Decimal and Fraction Odds Differences

In the world of online sports betting, the first step in placing a successful wager is understanding how the odds work. For anyone just starting out, they may appear as a confusing set of numbers tied to a specific market. Knowing how they work and being able to identify whether they are fractional or decimal is key to enjoying a profitable gambling experience. To give you a helping hand we’ve taken a look at the role they play, at decimal and fraction odds in sports betting, how to calculate your winnings and how to calculate implied probability.

Odds refer to the likelihood of an event occurring. With online sports betting, they refer to the likelihood of a team or individual winning the match/game or event. For example, they will give you an indication of the likelihood of Colombia winning the 2018 World Cup. They also tell you how much you can win and how much you will get paid out from the amount you stake.

They are mainly expressed in 2 ways. Decimal odds in sports betting can be expressed as a number with a point, such as 5.20, or in fractional format such as 5/1 (five to one).

Fractional Facts

Let’s start off by looking at fraction odds in sports betting. These are usually found on sites that offer a lot of American or Canadian sports such as Baseball, American Football, and Basketball. Some sites have a handy switcher, which instantly displays them in whatever unit you are comfortable with. However, it is always good to know them all just in case.

With the fractional format, you can calculate your chances of winning by adding the 2 numbers together and dividing the right-hand number by the total.

For example, with 5/1 (five to one) we add the 5+1 to get 6, then divide the 1 by 6 to get 0.16 or 16%. So, a team or individual with 5/1 theoretically has a 16% chance of winning.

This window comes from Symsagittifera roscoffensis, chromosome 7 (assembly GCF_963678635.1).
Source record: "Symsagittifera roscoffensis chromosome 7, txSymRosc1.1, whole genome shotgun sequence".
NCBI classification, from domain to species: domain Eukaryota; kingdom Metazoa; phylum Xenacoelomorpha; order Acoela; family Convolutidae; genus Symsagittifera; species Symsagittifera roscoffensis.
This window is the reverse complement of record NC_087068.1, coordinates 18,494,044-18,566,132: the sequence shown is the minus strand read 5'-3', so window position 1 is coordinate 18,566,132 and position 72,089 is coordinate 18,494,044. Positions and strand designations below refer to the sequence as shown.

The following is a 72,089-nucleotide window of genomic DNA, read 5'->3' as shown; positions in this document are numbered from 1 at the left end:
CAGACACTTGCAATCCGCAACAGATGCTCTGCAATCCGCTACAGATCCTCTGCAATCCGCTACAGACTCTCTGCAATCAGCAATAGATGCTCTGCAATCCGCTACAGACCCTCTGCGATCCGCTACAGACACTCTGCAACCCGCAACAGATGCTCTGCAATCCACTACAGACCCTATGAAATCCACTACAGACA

If we want to calculate our winnings, we add the 2 numbers together again, and this time divide the total by the right-hand number. This number is then multiplied by your total stake. If we take the above example of 5/1 and we place a $10 wager, then we can calculate our payout as such: First, we add the 5+1 to get 6 and divide by 1 to get 6. Then we multiply by our stake of $10 to get a total payout of $60.

Decoding the Decimal

Decimal odds in sports betting are slightly easier to understand, as you don’t need to do any equations to see exactly how much you can win. The good news is the most New Zealand-based bookmakers use this format.

It is easy to identify decimal odds in sports betting as they contain a number with a point such as 3.40 or 1.20. The lower the number, the lower the theoretical percentage of winning. To calculate how much you are going to get paid out, simply give the number a monetary value.

For example, 2.50 can be converted to $2.50. This means that for every $1 bet, you will be paid out a total of $2.50, including your initial stake.

To get your final payout, simply multiply your total stake by the odds.

For example, if you wanted to place a $10 bet on a horse at 4.20, then we simply multiply 10 x 4.20 to get a total payout of $42. The actual profit is $42 minus your $10 stake, which comes out at $32.

Now you know a bit more about decimal and fraction odds in sports betting you’ll find it that much easier to place solid wagers.